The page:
Battle of Neretva/Herrmann
January 20, 2012
Written toward the end of his long and successful career Herrmann was asked to write the score for the UK version of the Yugoslavian production of Battle of Neretva a massive undertaking. The viewing time was 175 minutes with a score from Kraus-Rajteric, a tragic minor key undertaking that took up less than ¼ of the film. The 127 minute edited print is what Herrmann worked with. When American International gained distribution rights the film was edited down to 102 or 83 minutes leaving much of Herrmann’s work on the editing floor. This new Tribute Film Classic release (TFC-1007) offers double the amount of material previously offered on the Southern Cross (SCCD 5005) with the exception of the track with the Roland Shaw “Danica’s Theme.” This London Philharmonic recording with Bernard Herrmann conducting is also available on Label X (ATM CD 2003).
The orchestra for this recording has an immense sound as it was composed for a 98 piece orchestra. The result in this re-constructed recording is nothing short of spectacular recorded in 96kHz/24-bit. It was carefully miked and as conductor Bill Stromberg explains in his part of the liner notes he positioned some of the musicians differently to further enhance the experience. As an example he split the 6 trombones putting 3 on the left and 3 on the right. It does make a difference in what you hear. Spectacular is an understatement!
1… Prelude* (2:26) an arsenal of percussion is the prelude to the main title theme offered by the horns with strings and brass providing the harmony. What follows are more drums, complex horn work until the strings are allowed to carry the melody with the horns now providing the harmony. This is a powerful war march!
2… Nazi Attack (2:47) offers the 5 note motif from the rejected Torn Curtain. The track is quite loud continuing the brass in attack mode.
3… The Retreat* (3:23) begins with a Herrmann 3 note muted brass motif which changes into a rather somber funeral like melody introduced for the first time.
4… Dawn (1:39) has its roots in Herrmann’s tone poem For the Fallen. Typical muted horns from Herrmann are balanced with oboe and woodwinds in a quiet cue for this CD.
5… The Poem (0:51) returns to the main theme from “Prelude” in a slower paced stoic version with horns giving us the melody. There is clever harmony from a bugle call.
6… Rout (1:05) a loud cue with percussion almost overpowering what melody there is.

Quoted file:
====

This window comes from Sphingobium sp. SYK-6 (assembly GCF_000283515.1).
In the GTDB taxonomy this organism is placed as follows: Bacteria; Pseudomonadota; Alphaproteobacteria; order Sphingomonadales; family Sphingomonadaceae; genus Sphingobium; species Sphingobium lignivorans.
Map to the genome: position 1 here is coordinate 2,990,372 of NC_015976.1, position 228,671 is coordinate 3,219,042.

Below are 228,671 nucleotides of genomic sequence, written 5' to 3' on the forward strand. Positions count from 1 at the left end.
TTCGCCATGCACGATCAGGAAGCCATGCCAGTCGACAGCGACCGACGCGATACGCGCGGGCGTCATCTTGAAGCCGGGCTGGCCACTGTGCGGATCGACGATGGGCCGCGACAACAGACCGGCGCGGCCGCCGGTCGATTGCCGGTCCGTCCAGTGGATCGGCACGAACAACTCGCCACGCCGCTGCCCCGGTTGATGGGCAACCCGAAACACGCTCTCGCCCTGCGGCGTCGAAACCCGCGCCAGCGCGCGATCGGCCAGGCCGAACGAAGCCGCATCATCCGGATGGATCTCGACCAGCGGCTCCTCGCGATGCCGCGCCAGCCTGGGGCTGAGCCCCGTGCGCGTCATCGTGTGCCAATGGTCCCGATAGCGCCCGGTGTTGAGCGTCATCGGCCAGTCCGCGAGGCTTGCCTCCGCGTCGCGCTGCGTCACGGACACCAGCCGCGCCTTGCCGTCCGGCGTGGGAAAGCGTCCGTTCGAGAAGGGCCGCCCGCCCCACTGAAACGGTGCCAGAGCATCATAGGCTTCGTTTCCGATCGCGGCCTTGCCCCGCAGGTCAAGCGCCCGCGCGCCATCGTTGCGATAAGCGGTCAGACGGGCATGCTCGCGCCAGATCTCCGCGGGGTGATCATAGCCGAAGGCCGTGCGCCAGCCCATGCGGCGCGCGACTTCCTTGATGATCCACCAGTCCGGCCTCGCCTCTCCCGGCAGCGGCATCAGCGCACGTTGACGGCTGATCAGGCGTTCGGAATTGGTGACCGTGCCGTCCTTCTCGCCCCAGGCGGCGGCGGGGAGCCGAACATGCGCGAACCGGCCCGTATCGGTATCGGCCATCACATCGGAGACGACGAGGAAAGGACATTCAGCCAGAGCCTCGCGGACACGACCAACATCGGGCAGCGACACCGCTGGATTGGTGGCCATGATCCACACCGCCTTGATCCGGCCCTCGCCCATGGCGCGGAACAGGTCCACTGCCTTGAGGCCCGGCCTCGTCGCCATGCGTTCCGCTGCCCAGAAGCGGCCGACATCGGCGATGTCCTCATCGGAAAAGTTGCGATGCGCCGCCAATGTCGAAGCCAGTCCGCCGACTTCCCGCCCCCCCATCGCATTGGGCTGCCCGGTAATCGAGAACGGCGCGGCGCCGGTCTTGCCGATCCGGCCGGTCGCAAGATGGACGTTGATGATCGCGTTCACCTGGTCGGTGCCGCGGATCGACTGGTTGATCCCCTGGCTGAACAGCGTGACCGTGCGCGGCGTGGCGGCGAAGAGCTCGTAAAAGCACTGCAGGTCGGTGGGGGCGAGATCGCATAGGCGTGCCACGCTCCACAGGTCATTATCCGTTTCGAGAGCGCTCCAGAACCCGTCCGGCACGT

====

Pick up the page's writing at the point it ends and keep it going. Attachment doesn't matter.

7… From Italy* (2:46) is a theme recycled from his clarinet quintet Souvenirs de Voyage. This cue is soft yearning strings carrying the melody with harmony from the clarinet.
8…The Flag (0:58) is another return to the main theme from “Prelude.” The pace is largo with strings carrying the melody. We hear more bugle like calls indicating the military presence.
9… Tanks (1:38) is a loud cue featuring staccato brass and a return to the 5 note Torn Curtain motif.
10… The Road (5:12) is a new theme funeral like with the melody being traded between the horns and the strings.
11… Pastorale* (1:57) is another recycled melody from the television series The Virginian. This is a string orchestra arrangement that is peaceful and quiet.
12… March (1:51) Chetnik’s March is one that will loosen your ear wax if you’re listening on headphones. It is very rousing.
13… Grief (1:15) returns to the theme we heard in “Retreat.” This too is orchestrated for strings.
14… Trestle (0:50) A brief cue with tension type underscore.
15… Suspense (1:19) this is a cue that is the calm before the storm and is also from On Dangerous Ground.
16… The Lookout (1:40) also a recycled cue from On Dangerous Ground.
17… Death Hunt (2:12) is a classic cue from On Dangerous Ground and the best cue on this CD. It is loud and played at a frantic pace with fox hunt type calls from the brass. Quoting John Morgan it was …”performed with such energy and ferociousness.” I’ve included the audio cue which I thought long and hard about. It really doesn’t do it much justice. 17 – Death Hunt
18… The Bridge (1:30) is another cue taken from On Dangerous Ground. The timpani provides a constant rhythm in a very nice underscore track.
19… The Message (0:57) the horns answer each other with the bugle motif while a bassoon lurks in the background.
20… Waiting (1:08) continues the message cue as a prelude to some typical muted horn work from Herrmann. A quiet cue.
21… Hunt Scherzo (1:48) originally came from his Symphony (1941). This is similar in sound to what you would hear in The Devil and Daniel Webster. The brass get no holiday on this one!
22… Danica’s Death* (1:41) a romantic accordion with strings emphasizing the Italian influence which is the melody from “Separation.”
23… The Front (2:19) the snare drum precedes lower register instruments and offers a relentless beat.
24… Battle and Fanfare* (4:59) begins with 5 note Torn Curtain cue and proceeds to offer the listener one of the better battle cues on record. No day off for the brass and the percussion as it is very loud.
25… Separation* (3:36) this very sad theme comes from the “Retreat” cue and the tempo is a death march.
26… Italian (0:58) the clarinet quintet music is used “From Italy” in this very brief cue.
27… Slow March (2:09) It is a restatement of the main theme.
28… Riva’s Death* (1:17) was originally called “Farewell” on the OST. It is another cue taken from the clarinet quintet and is part of the Italian connection.
29… Finale* is a combination of “Retreat” and the main title.
30… End Title* (1:39) a restatement of the main title in a major key very proud and majestic. This was the Partisan March on the OST.
Tribute Film Classics TFC 1007 *Indicates a track that was part of the OST.
This release is not limited and available through http://www.screenarchives.com/title_detail.cfm/ID/16839/BATTLE-OF-NERETVA-THE-NAKED-AND-THE-DEAD/
Be sure to read the other review on this release https://sdtom.wordpress.com/2012/01/18/the-naked-and-the-dead-1958herrmann/